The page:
Most people familiar with the art of Marcia Resnick know it through Re-visions, her series of smart and very funny photographs tracking the passage of a pre- adolescent girl into young womanhood and her late-1970s/early-1980s portraits of Bad Boys – the musicians, artists and writers of New York City’s “downtown” scene.
A new exhibition at Deborah Bell Photographs opening this week features Resnick’s early photographs, made soon after her graduation from Cal Arts, when she pursued a much wider-ranging exploration of the inherent, and often humorous, contradictions between art and reality.
Engaging with the idea of the artist’s book, she embarked in 1974 on a series of photographs called See – “photographs of people photographing places.” In an interview with Alex Sweetman at the School of the Art Institute of Chicago in 1978, published in Exposure (16:2), she said:
“I found that when I went to tourist spots, there would be people looking at places and they’d always get in the way and I’d always see them from behind. That was the whole [Maurice] Merleau-Ponty kind of philosophical thing: being in front and being behind – like being inside yourself. I was interested also at that time in the iconography of body gestures. How you could read, from the way a person’s body was from the back, almost as much, or as much, as you could from looking at a face in a portrait.“
In her now-classic 1974 series See Changes, using one photograph from See, Resnick shows her Cal Arts classmate James Welling perched on the edge of the Grand Canyon and, by manipulating and altering the photograph with paint, pencil and collage in numerous variations, continues to explore her earliest interest in the nature and presence of the photographic print.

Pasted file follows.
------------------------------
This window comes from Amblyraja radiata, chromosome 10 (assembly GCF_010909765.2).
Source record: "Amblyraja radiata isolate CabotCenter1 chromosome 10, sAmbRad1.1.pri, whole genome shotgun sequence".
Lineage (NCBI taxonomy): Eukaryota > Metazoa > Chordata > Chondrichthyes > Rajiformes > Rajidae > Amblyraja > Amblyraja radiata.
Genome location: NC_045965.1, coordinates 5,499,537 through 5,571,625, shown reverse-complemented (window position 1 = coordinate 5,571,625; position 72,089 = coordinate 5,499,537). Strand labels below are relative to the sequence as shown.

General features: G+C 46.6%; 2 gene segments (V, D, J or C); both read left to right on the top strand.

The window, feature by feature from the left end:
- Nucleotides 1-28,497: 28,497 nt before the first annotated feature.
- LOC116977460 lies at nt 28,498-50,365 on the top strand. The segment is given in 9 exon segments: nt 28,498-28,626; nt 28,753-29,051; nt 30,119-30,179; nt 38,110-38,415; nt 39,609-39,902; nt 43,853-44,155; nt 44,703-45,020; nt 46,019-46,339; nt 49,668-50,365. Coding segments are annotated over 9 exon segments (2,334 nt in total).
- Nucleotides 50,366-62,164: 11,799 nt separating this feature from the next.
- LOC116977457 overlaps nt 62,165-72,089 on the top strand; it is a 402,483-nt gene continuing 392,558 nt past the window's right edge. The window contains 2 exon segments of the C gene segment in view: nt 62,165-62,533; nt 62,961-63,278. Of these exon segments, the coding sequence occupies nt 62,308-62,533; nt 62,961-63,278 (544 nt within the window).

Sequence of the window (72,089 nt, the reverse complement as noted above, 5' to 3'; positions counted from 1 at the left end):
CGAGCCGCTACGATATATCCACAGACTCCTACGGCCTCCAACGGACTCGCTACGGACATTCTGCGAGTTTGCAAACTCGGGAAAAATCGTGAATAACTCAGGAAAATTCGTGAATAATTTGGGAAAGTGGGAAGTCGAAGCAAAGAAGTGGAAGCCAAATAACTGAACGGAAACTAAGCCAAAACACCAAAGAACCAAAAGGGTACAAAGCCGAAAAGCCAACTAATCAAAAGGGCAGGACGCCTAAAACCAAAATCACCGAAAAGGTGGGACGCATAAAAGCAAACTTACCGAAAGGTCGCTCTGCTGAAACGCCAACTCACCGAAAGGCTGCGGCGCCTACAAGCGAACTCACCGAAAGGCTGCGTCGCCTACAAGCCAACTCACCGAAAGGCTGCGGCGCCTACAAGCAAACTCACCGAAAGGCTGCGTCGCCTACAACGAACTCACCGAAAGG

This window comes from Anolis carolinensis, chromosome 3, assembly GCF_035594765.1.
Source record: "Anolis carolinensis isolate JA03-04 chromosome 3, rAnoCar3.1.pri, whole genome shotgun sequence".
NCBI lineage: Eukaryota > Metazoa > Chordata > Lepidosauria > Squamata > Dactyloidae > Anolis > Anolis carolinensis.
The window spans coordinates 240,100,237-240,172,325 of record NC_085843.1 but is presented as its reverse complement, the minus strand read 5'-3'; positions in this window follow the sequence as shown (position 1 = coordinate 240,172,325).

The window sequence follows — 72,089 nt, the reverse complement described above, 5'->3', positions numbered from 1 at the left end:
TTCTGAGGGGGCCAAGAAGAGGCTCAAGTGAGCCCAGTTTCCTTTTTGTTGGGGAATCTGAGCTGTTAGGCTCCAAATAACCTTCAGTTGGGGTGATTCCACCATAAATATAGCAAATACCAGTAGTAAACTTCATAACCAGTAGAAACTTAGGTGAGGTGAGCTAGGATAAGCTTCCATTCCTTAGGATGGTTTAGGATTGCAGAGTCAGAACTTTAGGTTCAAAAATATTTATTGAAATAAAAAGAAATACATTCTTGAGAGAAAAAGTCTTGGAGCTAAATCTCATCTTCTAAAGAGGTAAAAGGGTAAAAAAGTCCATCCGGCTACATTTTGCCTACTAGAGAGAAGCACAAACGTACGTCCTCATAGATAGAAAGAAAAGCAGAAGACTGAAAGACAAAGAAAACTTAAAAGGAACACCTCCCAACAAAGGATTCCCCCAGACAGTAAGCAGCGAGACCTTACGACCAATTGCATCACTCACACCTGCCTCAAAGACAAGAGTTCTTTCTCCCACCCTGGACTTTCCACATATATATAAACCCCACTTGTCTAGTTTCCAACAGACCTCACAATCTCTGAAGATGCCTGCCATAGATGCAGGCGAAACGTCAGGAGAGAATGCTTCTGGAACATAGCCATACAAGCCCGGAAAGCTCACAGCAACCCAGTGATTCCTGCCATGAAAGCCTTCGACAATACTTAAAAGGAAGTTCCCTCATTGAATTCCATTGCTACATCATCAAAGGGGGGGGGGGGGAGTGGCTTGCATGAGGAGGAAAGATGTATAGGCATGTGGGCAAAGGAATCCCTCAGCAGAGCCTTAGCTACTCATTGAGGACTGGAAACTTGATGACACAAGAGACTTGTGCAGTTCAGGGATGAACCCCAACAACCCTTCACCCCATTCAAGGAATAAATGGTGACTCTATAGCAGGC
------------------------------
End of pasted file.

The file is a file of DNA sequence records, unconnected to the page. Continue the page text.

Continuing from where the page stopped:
Tahitian Eve (1975) became her “statement about art history and also body gesture – the way Gauguin made all his Tahitian women stand in these absurd positions that were very awkward.”
She dove into the nature of landscape photography and photographic “reality” in her next two projects. Landscape (1975) melds an “incredible elaboration of nothing… my statement about Minimalist art” with a sardonic take on the cliché of the beautifully photographed landscape. For Landscape/Loftscape (1976), she has explained:
“I had all these landscape images in my house, and I was stuck in New York, so I started to recreate the landscapes in miniature and photograph them, so that they would look just like the original photographs of landscapes. It’s a comment on photography and how it flattens dimensions and how a photograph isn’t really the thing itself. A photograph of Texas isn’t Texas. A re-creation of Texas is just as much Texas as the photograph of Texas.”
Like her friend Wegman, who was creating conceptual tableaux in his photography during the mid- late-1970s, Resnick was a precursor of photographic storytelling that flourished, and varied widely in intent, in the work of a broad range of artists from Duane Michals to Cindy Sherman.
Resnick was included in 1975, along with John Baldessari, Thomas Barrow, Michael Bishop, Richard Schaeffer and William Wegman, in the ground-breaking exhibition The Extended Document: An Investigation of Information and Evidence in Photographs at The George Eastman House.
Following the notoriety she received for her work in the Eastman House exhibition, Resnick’s book Re-visions was released in 1978 to further critical acclaim from her artistic and literary peers, among them William Burroughs, Andy Warhol and Allen Ginsberg.
Marcia Resnick, Conceptions
Vintage Photographs 1974-1976
September 14 – November 5, 2016
Deborah Bell Photographs
16 E 71st St #1d
New York, NY 10021